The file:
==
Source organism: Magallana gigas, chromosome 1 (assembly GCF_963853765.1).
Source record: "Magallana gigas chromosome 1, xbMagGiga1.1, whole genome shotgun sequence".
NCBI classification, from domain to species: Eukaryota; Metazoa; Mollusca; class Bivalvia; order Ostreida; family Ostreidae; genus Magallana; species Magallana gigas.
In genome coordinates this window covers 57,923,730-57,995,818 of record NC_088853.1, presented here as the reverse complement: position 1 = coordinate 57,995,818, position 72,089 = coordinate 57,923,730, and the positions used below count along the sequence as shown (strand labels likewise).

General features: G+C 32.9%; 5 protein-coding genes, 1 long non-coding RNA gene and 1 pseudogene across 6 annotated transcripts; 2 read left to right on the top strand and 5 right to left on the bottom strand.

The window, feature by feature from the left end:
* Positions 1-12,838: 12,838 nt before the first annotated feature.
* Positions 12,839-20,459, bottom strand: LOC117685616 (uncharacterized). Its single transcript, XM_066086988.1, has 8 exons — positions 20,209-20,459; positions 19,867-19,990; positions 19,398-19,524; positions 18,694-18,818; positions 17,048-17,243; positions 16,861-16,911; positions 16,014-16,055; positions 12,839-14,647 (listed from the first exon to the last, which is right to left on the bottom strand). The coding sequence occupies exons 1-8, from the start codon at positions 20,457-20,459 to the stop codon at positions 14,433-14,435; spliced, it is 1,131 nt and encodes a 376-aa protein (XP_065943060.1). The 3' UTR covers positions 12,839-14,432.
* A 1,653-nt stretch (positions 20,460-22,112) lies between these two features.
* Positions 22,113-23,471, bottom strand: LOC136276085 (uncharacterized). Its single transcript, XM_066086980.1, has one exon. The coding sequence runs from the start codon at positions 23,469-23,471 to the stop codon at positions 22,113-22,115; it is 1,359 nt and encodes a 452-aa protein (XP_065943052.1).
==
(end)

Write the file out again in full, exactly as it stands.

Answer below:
Source organism: Magallana gigas, chromosome 1 (assembly GCF_963853765.1).
Source record: "Magallana gigas chromosome 1, xbMagGiga1.1, whole genome shotgun sequence".
NCBI classification, from domain to species: Eukaryota; Metazoa; Mollusca; class Bivalvia; order Ostreida; family Ostreidae; genus Magallana; species Magallana gigas.
In genome coordinates this window covers 57,923,730-57,995,818 of record NC_088853.1, presented here as the reverse complement: position 1 = coordinate 57,995,818, position 72,089 = coordinate 57,923,730, and the positions used below count along the sequence as shown (strand labels likewise).

General features: G+C 32.9%; 5 protein-coding genes, 1 long non-coding RNA gene and 1 pseudogene across 6 annotated transcripts; 2 read left to right on the top strand and 5 right to left on the bottom strand.

The window, feature by feature from the left end:
* Positions 1-12,838: 12,838 nt before the first annotated feature.
* Positions 12,839-20,459, bottom strand: LOC117685616 (uncharacterized). Its single transcript, XM_066086988.1, has 8 exons — positions 20,209-20,459; positions 19,867-19,990; positions 19,398-19,524; positions 18,694-18,818; positions 17,048-17,243; positions 16,861-16,911; positions 16,014-16,055; positions 12,839-14,647 (listed from the first exon to the last, which is right to left on the bottom strand). The coding sequence occupies exons 1-8, from the start codon at positions 20,457-20,459 to the stop codon at positions 14,433-14,435; spliced, it is 1,131 nt and encodes a 376-aa protein (XP_065943060.1). The 3' UTR covers positions 12,839-14,432.
* A 1,653-nt stretch (positions 20,460-22,112) lies between these two features.
* Positions 22,113-23,471, bottom strand: LOC136276085 (uncharacterized). Its single transcript, XM_066086980.1, has one exon. The coding sequence runs from the start codon at positions 23,469-23,471 to the stop codon at positions 22,113-22,115; it is 1,359 nt and encodes a 452-aa protein (XP_065943052.1).